The Kaiser Permanente Bernard J. Tyson School of Medicine trains physicians from a wide range of backgrounds.
Getting into medical school in 2021 was more challenging than usual given a nationwide surge in applicants, inspired in part by the COVID-19 pandemic.
According to the Association of American Medical Colleges, nearly 2 dozen medical schools saw applications jump by at least 25%. With a class size of just 50, the Kaiser Permanente Bernard J. Tyson School of Medicine received so many applications it was only able to accept 0.5%, making its admission rate among the most competitive in the country.
The school opened its doors in 2020 and officially welcomed its second class to campus in Pasadena, California, in August 2021. Over the next 4 years, the school’s leaders and faculty will guide these students on their journey to becoming outstanding doctors and advocates for change within the medical profession.
The class of 2025 reflects the school’s vision of increasing the number of doctors in America with a broad range of backgrounds and experiences. Improving diversity in the medical profession is critical to providing care that meets the needs of diverse patient populations and reduces disparities in health outcomes.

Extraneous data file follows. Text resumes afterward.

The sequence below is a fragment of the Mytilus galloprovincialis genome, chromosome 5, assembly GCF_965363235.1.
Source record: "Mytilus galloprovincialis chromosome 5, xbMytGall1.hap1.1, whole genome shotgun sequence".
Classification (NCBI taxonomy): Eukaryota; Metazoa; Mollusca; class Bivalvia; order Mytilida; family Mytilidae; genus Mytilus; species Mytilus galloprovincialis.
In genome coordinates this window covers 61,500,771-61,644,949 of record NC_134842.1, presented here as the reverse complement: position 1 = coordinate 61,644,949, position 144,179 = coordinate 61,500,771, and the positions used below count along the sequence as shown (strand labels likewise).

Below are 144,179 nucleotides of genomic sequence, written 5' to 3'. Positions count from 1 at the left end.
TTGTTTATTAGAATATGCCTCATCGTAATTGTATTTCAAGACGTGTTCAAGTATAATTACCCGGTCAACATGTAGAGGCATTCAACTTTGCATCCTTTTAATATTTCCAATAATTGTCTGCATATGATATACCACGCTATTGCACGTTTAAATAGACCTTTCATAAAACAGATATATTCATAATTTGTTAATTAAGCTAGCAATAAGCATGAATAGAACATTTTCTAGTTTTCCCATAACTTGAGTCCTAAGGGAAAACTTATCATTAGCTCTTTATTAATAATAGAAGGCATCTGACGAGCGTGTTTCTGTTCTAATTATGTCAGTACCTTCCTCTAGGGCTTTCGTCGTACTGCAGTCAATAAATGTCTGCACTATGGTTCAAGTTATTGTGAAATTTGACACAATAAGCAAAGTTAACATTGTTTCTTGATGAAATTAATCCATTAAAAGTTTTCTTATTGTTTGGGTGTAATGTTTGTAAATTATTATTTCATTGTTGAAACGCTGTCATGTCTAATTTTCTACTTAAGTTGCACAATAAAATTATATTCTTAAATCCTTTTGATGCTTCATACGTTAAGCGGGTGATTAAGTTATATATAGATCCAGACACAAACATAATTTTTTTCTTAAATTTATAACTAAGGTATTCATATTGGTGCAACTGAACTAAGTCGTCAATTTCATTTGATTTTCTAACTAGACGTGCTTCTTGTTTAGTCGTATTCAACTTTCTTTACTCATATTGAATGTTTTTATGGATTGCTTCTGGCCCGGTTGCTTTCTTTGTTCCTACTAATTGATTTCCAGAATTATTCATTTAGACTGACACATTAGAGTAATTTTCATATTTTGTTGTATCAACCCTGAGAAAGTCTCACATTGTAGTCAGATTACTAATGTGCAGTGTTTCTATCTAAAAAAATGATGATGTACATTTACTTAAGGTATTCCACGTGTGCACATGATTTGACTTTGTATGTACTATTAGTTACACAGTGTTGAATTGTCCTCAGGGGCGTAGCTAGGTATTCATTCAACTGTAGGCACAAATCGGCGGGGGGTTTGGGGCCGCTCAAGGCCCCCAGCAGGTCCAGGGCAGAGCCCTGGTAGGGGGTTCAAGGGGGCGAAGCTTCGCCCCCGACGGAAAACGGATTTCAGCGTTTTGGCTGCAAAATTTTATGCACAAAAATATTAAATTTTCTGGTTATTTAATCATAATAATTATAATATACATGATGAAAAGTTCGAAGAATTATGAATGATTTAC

Among the 50-member class, 40% come from groups that are underrepresented in medicine. For example, 30% of students self-identify as members of the LGBTQ community. More than 26% come from socioeconomically disadvantaged backgrounds, and 18% were the first in their families to complete a 4-year degree.
In addition, 34% are nontraditional students — including people 25 and older, career changers, and others who didn’t go straight to medical school after completing a 4-year college degree.
“The class of 2025, like our inaugural class, is deeply compassionate, diverse, and intellectually curious,” said Mark Schuster, MD, PhD, founding dean and CEO of the Kaiser Permanente Bernard J. Tyson School of Medicine. “We are thrilled to welcome them as they embark upon their medical school journey.”
Anne Eacker, MD, senior associate dean for student affairs, added, “We are looking forward to what the next year holds for the school as we continue to build a radically inclusive community for students, staff, and faculty.”
The school has waived tuition for all students entering from 2020 through 2024 for all 4 years of their education. This helped the school recruit and admit a diverse group of students, including those who may have thought medical school was beyond their financial means. It also will give graduates more flexibility in choosing career paths, since they won’t be burdened by significant debt from student loans.
Olivia Goodman, a member of the class of 2025, hopes to focus on reducing health disparities.
“The school’s mission to work at the intersection of public health and medicine spoke to me and my goals,” she said. “The promotion of health equity through quality patient care is of the utmost importance. I want to dedicate my career to this aspiration.”